When rock and roll first emerged in the early 1950s, record companies were uncertain as to what style of dance would be most applicable to the music. Notably, Decca Records initially labeled its rock and roll releases as "foxtrots", most notably "Rock Around the Clock" by Bill Haley and His Comets. Since that recording, by some estimates, went on to sell more than 25 million copies, "Rock Around the Clock" could be considered the biggest-selling "foxtrot" of all time. Today, the dance is customarily accompanied by the same big band music to which swing is also danced.

Over time, the foxtrot split into slow and quick versions, referred to as "foxtrot" and "quickstep" respectively. In the slow category, further distinctions exist between the International or English style of the foxtrot and the continuity American style, both built around a slow-quick-quick rhythm at the slowest tempo, and the social American style using a slow-slow-quick-quick rhythm at a somewhat faster pace. In the context of International Standard category of ballroom dances, for some time the foxtrot was called "Slow Foxtrot", or "Slowfox". These names are still in use, to distinguish from other types of foxtrots.

Ballroom Tango is a ballroom dance that branched away from its original Argentine roots by allowing European, American, Hollywood, and competitive influences into the style and execution of the dance.

The present day ballroom tango is divided into two disciplines: American Style and International Style. Both styles are enjoyed as social and competitive dances, but the International version is more globally accepted as a competitive style. Both styles share a closed dance position, but the American style allows its practitioners to separate from closed position to execute open moves, like underarm turns, alternate hand holds, dancing apart, and side-by-side choreography.

TANGO

History

 

American Tango

American style tango

American style tango’s evolutionary path is derived from Argentina to the United States, when it was popularized by silent film star Rudolph Valentino in 1921, who demonstrated a highly stylized form of Argentine tango in The Four Horsemen of the Apocalypse. As a result, the Hollywood style steps mixed in with other social dance steps of the times began this branch away from the Argentine style. Meanwhile, the tango was also making its own inroads into Europe.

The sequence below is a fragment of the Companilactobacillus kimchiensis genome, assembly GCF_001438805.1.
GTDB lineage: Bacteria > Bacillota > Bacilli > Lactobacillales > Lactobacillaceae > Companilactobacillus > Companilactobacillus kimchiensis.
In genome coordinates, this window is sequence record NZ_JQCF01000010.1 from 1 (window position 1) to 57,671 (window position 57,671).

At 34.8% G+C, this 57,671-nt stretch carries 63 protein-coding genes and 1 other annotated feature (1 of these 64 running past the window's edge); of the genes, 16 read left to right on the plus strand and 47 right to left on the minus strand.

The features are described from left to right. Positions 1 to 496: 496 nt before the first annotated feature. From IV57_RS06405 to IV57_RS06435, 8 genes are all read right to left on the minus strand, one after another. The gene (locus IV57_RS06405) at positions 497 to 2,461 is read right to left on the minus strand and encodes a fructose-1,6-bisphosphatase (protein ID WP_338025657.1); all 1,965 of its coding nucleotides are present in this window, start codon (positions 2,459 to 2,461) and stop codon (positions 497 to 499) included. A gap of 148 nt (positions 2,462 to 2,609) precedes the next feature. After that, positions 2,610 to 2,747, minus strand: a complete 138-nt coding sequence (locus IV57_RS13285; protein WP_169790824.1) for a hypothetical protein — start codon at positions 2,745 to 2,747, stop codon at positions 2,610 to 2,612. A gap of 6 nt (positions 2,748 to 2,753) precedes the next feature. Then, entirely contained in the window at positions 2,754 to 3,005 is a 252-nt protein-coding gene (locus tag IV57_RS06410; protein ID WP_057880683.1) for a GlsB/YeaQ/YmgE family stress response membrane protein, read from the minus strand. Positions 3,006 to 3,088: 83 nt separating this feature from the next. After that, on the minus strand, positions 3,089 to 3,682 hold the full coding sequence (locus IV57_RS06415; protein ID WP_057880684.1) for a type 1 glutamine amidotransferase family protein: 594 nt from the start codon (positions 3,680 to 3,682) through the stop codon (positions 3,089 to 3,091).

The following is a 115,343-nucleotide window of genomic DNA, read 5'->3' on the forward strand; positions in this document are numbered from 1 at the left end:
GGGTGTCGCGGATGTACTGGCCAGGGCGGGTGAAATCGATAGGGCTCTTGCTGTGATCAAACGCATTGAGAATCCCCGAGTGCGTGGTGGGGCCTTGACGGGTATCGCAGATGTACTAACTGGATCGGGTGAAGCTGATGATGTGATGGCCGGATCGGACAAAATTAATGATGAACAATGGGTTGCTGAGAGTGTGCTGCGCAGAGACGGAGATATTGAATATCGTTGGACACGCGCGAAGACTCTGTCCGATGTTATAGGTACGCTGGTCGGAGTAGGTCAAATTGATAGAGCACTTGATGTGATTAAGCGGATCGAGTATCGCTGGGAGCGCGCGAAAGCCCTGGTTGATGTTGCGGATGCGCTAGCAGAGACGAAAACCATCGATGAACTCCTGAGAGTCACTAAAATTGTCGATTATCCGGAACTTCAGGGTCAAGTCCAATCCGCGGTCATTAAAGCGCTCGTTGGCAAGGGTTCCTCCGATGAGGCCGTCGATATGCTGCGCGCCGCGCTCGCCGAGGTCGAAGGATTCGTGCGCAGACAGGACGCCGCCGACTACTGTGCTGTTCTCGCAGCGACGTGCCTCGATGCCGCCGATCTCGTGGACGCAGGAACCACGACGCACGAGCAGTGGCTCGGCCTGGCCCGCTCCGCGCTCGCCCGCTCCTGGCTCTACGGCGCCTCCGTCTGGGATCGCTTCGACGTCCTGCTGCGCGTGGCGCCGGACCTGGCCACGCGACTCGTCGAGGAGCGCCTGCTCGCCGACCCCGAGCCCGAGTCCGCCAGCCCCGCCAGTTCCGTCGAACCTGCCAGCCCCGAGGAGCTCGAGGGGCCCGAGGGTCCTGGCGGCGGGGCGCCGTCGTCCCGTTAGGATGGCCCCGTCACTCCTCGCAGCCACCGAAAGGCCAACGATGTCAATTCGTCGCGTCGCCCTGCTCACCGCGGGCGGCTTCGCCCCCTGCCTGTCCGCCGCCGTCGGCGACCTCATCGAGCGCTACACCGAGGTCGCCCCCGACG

International Tango

International style tango

In 1912 tango was introduced to British audiences, showcased in the successful musical comedy The Sunshine Girl. Concurrently, the dance became popular elsewhere in Europe, particularly in Paris. and Europeans began to inject their own culture, style and technique into the dance.

In an effort to teach a standardized version of the tango, the English eventually codified their own version of tango for instruction in dance schools and for performance in competitions in 1922. The resulting style was referred to as English style, but eventually took on the name International style, as this became the competitive ballroom version practiced around the world.

Eventually, championships in the international style tango were organized all over Europe with numerous participating countries. Adjudicators were able to judge against a standardized syllabus and book of techniques, thereby creating a more objective means of picking the champions, even though artistic interpretation remains an important element of competition.

Initially, the English dominated the International style tango, but eventually, technicians from other backgrounds, most notably the Italians, have chipped away at the English standard and created a dynamic style that continues to raise the competitive bar.

 

 

 

 

 

 

 

 

 

 

 

 

 

 

 

 

 

 

 

The quickstep is a light-hearted member of the standard ballroom dances. The movement of the dance is fast and powerfully flowing and sprinkled with syncopations. The upbeat melodies that quickstep is danced to make it suitable for both formal and informal events. Quickstep was developed in the twenties in New York and was first danced by Caribbean and African dancers. Its origins are in combination of slow foxtrot combined with the Charleston, a dance which was one of the precursors to what today is called swing dancing.